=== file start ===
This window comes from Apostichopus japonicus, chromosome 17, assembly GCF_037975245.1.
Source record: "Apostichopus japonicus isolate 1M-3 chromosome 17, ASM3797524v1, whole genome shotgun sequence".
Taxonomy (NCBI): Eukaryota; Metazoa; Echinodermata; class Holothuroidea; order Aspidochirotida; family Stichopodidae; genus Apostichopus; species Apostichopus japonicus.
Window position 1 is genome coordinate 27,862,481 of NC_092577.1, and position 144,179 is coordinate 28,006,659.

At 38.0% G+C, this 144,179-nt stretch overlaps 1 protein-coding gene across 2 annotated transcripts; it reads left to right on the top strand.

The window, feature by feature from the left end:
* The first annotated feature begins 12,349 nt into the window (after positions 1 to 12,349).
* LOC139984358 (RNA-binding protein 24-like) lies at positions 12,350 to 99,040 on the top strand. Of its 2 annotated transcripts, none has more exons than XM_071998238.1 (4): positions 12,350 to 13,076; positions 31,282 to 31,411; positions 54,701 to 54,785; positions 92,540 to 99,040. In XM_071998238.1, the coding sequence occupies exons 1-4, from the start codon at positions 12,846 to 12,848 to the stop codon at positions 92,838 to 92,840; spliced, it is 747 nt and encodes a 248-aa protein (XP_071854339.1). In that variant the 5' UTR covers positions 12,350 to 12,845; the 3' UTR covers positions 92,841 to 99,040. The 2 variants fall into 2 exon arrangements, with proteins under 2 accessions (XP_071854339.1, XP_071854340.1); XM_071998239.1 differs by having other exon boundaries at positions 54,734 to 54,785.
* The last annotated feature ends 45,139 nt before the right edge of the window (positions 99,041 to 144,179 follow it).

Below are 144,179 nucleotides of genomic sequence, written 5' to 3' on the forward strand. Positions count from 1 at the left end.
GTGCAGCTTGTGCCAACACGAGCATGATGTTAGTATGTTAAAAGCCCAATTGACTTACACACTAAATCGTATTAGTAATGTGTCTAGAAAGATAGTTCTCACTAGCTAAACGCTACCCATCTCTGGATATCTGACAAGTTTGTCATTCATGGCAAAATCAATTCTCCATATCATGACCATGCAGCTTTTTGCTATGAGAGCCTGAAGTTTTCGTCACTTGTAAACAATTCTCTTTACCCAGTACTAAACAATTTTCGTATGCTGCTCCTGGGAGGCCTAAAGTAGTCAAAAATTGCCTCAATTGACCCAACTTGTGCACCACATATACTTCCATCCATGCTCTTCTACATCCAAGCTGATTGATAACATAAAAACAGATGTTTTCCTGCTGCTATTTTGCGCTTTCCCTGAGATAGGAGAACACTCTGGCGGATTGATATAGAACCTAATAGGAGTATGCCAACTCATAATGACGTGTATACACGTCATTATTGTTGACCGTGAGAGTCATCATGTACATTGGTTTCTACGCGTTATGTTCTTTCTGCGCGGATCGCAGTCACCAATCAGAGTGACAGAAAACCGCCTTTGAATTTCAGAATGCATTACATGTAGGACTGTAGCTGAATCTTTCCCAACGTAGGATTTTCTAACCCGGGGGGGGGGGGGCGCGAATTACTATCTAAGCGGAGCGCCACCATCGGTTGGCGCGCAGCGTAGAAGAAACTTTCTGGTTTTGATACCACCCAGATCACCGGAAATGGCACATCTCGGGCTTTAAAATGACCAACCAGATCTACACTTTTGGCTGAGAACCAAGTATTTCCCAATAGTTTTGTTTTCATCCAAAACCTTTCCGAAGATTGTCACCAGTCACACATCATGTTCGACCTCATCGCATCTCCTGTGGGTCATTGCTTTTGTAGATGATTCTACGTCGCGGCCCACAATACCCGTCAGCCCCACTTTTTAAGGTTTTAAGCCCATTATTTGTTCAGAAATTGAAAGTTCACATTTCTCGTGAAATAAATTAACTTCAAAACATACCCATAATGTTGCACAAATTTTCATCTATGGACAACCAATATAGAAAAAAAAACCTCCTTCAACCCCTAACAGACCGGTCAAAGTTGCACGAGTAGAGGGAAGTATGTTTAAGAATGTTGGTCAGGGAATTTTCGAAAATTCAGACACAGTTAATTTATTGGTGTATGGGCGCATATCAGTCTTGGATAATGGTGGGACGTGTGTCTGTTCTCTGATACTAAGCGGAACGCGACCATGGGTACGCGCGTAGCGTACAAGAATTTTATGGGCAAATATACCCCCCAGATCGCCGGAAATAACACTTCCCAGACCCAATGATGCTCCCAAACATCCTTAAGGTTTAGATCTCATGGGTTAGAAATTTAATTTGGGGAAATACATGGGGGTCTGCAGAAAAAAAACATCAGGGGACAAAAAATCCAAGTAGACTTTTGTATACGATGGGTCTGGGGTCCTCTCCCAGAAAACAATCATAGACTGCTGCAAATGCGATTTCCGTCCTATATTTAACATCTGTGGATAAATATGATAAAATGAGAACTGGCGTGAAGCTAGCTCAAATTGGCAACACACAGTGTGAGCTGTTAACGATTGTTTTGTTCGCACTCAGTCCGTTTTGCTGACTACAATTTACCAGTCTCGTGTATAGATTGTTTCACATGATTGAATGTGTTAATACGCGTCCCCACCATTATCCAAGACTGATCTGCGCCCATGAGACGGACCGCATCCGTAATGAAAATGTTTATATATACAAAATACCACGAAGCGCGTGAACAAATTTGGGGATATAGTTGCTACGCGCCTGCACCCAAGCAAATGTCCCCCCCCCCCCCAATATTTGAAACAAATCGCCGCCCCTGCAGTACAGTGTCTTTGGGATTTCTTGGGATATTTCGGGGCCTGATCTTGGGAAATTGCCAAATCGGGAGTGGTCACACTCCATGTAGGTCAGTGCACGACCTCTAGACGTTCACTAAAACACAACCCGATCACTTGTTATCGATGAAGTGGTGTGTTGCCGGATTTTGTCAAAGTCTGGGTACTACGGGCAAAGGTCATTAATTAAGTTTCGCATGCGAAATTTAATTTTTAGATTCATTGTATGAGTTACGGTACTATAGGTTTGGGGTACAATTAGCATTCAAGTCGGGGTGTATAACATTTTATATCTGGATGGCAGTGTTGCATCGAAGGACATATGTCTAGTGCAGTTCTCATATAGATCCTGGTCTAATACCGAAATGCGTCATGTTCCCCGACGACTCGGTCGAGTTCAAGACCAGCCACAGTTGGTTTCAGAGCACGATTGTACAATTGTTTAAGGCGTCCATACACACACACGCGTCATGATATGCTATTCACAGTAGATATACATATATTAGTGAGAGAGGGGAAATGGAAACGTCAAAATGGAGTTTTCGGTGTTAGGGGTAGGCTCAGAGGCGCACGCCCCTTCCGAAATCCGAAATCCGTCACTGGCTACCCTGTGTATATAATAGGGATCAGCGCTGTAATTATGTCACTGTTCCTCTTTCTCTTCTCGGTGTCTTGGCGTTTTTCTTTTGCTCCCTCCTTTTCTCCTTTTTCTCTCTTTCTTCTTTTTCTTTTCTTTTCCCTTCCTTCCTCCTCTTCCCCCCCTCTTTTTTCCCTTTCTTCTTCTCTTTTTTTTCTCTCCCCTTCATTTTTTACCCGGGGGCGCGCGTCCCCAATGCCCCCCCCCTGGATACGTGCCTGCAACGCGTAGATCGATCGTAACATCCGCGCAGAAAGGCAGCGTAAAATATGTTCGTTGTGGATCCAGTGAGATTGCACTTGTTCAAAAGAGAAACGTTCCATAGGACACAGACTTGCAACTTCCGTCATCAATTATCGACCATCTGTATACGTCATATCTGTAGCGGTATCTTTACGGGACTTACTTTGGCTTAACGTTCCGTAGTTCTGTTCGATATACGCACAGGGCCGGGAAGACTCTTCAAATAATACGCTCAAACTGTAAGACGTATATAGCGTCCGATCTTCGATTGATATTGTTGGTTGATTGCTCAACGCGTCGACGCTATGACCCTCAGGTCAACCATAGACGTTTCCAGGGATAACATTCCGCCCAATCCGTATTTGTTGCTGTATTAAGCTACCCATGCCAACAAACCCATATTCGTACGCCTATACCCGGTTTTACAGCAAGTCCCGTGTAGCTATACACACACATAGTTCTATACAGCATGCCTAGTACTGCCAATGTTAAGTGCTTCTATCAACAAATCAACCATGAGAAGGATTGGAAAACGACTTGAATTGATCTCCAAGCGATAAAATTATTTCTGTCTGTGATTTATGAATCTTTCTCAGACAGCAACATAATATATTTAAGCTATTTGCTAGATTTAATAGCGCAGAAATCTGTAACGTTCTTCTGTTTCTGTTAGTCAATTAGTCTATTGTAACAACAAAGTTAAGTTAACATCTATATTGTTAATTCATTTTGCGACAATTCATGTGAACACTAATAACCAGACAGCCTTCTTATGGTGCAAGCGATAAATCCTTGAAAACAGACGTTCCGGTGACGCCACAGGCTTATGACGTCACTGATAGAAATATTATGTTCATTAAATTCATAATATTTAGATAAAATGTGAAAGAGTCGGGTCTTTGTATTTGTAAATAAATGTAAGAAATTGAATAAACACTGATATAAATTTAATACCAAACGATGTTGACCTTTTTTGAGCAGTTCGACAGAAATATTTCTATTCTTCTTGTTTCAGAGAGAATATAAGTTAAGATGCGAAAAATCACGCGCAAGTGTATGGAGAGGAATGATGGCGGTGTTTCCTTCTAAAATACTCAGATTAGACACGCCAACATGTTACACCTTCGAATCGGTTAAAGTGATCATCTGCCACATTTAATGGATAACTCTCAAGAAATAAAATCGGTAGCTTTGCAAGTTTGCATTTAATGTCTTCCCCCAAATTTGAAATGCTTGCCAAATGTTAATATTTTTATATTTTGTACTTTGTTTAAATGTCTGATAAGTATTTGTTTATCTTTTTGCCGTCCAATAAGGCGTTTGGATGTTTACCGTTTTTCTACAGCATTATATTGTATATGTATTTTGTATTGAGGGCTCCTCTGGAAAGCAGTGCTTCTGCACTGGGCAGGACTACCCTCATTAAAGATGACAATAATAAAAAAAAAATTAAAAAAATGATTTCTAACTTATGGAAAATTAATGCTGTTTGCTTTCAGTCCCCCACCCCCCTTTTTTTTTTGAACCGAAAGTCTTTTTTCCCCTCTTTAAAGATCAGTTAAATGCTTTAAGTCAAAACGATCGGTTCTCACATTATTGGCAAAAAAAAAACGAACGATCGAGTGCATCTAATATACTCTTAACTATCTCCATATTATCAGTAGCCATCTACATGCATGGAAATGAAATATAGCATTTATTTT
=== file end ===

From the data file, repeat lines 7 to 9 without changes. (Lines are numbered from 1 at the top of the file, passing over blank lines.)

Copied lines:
* The first annotated feature begins 12,349 nt into the window (after positions 1 to 12,349).
* LOC139984358 (RNA-binding protein 24-like) lies at positions 12,350 to 99,040 on the top strand. Of its 2 annotated transcripts, none has more exons than XM_071998238.1 (4): positions 12,350 to 13,076; positions 31,282 to 31,411; positions 54,701 to 54,785; positions 92,540 to 99,040. In XM_071998238.1, the coding sequence occupies exons 1-4, from the start codon at positions 12,846 to 12,848 to the stop codon at positions 92,838 to 92,840; spliced, it is 747 nt and encodes a 248-aa protein (XP_071854339.1). In that variant the 5' UTR covers positions 12,350 to 12,845; the 3' UTR covers positions 92,841 to 99,040. The 2 variants fall into 2 exon arrangements, with proteins under 2 accessions (XP_071854339.1, XP_071854340.1); XM_071998239.1 differs by having other exon boundaries at positions 54,734 to 54,785.
* The last annotated feature ends 45,139 nt before the right edge of the window (positions 99,041 to 144,179 follow it).